One of Honorius's demons would chew him up and spit him out.
One of Honorius’s demons would chew him up and spit him out.

The Cadaver Synod

In the old days, popes were a lot more fun than they generally are nowadays. Twentieth and twenty-first century popes generally make nice speeches about helping the poor, ending war, and occasionally clarifying some bit of Catholic theology, not at all like the times when popes led armies into battle, appointed their relatives to all the top positions in the Church or had sex scandals with scores of mistresses and illegitimate children. The Papacy has become more tame and while that must be of considerable relief to the millions of Catholics who revere the Pope as the Vicar of Christ, it is a little disappointing to those who relish the scandalous or even the bizarre. Perhaps the strangest episode in the history of the Papacy has to be the notorious Cadaver Synod, the posthumous trial of Pope Formosus, in the year 897.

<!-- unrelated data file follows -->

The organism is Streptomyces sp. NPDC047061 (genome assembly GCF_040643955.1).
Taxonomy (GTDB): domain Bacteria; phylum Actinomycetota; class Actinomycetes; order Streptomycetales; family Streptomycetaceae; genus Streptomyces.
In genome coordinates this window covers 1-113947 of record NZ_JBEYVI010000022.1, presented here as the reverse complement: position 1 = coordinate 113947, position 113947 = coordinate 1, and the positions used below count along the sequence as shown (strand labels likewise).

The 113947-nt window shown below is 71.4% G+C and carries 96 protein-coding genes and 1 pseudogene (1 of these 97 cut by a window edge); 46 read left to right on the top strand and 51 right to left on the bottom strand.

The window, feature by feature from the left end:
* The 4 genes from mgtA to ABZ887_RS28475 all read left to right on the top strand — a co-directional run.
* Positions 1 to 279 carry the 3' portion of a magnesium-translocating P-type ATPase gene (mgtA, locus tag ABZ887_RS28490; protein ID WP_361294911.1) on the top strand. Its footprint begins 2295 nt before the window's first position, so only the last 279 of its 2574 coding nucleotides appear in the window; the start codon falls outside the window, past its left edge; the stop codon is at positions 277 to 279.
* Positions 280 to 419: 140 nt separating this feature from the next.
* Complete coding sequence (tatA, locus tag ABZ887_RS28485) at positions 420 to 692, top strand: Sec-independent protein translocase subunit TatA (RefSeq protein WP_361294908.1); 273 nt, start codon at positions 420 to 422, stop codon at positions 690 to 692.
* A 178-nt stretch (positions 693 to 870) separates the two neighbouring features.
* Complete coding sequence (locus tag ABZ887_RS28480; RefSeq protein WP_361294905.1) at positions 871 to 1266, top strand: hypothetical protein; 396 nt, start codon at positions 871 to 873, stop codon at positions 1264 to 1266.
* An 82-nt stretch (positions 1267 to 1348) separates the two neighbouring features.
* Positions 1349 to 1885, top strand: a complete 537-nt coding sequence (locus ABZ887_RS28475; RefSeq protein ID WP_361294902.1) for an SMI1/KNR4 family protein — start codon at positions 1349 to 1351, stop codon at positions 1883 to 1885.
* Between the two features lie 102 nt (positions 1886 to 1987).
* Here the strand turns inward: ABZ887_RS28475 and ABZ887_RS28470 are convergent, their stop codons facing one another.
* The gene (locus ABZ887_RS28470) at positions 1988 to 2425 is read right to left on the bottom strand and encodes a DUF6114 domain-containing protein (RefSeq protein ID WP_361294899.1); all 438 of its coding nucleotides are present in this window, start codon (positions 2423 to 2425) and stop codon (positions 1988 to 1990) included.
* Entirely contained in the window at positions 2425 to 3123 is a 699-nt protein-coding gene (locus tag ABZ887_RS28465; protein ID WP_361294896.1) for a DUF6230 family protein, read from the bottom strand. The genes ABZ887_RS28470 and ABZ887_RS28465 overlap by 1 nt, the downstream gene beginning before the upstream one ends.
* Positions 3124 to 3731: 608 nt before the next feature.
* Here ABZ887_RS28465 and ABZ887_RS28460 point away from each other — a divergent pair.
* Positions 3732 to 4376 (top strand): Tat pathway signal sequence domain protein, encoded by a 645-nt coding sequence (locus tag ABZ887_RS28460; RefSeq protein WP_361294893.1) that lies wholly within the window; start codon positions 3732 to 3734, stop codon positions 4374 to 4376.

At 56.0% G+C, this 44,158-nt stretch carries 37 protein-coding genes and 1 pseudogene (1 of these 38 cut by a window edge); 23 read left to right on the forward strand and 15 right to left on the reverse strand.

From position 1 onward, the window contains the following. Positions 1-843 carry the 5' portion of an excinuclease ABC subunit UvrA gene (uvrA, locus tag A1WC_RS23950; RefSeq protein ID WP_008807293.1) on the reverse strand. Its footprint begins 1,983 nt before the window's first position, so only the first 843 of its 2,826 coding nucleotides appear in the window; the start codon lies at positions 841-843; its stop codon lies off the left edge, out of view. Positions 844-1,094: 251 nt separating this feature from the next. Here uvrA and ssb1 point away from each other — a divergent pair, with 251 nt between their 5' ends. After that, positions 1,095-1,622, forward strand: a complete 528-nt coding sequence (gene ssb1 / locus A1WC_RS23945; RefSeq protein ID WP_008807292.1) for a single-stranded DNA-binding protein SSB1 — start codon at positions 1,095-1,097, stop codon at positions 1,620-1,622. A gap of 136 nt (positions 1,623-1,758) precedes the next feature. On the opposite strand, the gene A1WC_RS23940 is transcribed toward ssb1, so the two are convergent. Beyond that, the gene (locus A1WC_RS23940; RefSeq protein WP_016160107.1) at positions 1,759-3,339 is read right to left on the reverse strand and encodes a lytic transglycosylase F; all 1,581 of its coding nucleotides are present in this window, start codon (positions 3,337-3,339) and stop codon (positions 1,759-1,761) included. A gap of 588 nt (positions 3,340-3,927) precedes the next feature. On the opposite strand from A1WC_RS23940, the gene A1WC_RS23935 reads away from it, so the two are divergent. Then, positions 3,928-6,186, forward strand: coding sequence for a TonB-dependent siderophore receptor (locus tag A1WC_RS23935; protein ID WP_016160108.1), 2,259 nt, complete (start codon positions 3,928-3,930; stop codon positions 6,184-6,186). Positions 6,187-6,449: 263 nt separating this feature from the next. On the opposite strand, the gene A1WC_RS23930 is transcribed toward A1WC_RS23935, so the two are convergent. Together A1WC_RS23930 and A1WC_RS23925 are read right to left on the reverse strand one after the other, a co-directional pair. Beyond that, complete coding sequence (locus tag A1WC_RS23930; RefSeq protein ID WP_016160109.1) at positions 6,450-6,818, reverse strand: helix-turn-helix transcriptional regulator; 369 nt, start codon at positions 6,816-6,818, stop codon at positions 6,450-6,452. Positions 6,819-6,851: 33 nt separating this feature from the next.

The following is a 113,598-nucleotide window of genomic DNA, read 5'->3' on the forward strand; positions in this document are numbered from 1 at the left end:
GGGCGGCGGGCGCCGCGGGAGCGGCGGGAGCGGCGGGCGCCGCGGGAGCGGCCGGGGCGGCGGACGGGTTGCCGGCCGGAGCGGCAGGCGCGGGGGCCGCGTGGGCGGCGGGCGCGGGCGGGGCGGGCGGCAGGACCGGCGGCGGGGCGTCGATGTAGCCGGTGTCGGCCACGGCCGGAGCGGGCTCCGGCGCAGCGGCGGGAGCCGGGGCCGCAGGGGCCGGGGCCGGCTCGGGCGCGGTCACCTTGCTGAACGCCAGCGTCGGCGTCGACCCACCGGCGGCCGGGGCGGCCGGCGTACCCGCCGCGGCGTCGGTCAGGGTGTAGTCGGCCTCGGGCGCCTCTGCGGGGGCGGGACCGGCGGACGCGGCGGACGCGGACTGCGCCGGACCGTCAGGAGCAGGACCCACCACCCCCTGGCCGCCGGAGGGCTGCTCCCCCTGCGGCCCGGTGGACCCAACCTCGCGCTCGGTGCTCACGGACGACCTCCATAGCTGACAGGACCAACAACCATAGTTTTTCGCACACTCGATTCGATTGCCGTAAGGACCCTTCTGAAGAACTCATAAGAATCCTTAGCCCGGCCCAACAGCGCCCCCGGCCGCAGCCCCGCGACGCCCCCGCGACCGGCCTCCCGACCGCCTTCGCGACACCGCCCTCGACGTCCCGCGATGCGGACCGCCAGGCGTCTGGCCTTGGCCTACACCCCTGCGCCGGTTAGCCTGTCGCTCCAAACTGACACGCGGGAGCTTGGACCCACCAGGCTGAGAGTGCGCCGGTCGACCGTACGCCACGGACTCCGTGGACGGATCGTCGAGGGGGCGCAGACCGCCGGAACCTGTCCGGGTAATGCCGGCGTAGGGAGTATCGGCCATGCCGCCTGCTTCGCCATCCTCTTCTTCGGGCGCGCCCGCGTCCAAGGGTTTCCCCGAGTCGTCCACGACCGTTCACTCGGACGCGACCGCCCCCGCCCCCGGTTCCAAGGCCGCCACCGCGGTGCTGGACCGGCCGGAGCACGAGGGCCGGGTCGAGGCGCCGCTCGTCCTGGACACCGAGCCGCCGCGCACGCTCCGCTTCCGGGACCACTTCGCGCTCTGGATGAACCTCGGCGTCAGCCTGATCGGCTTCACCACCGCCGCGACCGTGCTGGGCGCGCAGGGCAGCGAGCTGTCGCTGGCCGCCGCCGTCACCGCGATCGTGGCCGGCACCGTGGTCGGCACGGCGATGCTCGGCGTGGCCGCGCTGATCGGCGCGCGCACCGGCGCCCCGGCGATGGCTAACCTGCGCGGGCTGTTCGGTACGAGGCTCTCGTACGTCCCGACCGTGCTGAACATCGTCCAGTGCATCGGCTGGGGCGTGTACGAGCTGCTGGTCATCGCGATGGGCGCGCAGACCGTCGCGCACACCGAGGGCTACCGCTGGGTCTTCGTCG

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The term Dark Age is generally very inaccurate when applied to the entire Medieval Period from 500-1500, but the late ninth and tenth century was indeed a very dark time for Europe, perhaps the darkest period except for the aftermath of the destruction of the Roman Empire in the West in the fifth and sixth centuries. The Empire built by Charlemagne which included much of Western Europe was breaking up, divided between his grandchildren and great-grandchildren wh. fought among themselves incessantly. The all too brief cultural renaissance sponsored by the great king and emperor could not be maintained in a disintegrating empire and the progress made during Charlemagne’s reign was in danger of being reversed. The Carolingian dynasty had devolved from Charles the Great (Charlemagne) to Charles the Bald, Charles the Fat, and finally Charles the Simple. As if internal struggles did not create enough misery for the Europeans, invaders from every direction, the Vikings from the North, Muslims from the South and Magyars from the East, raided across Europe plundering and destroying at will.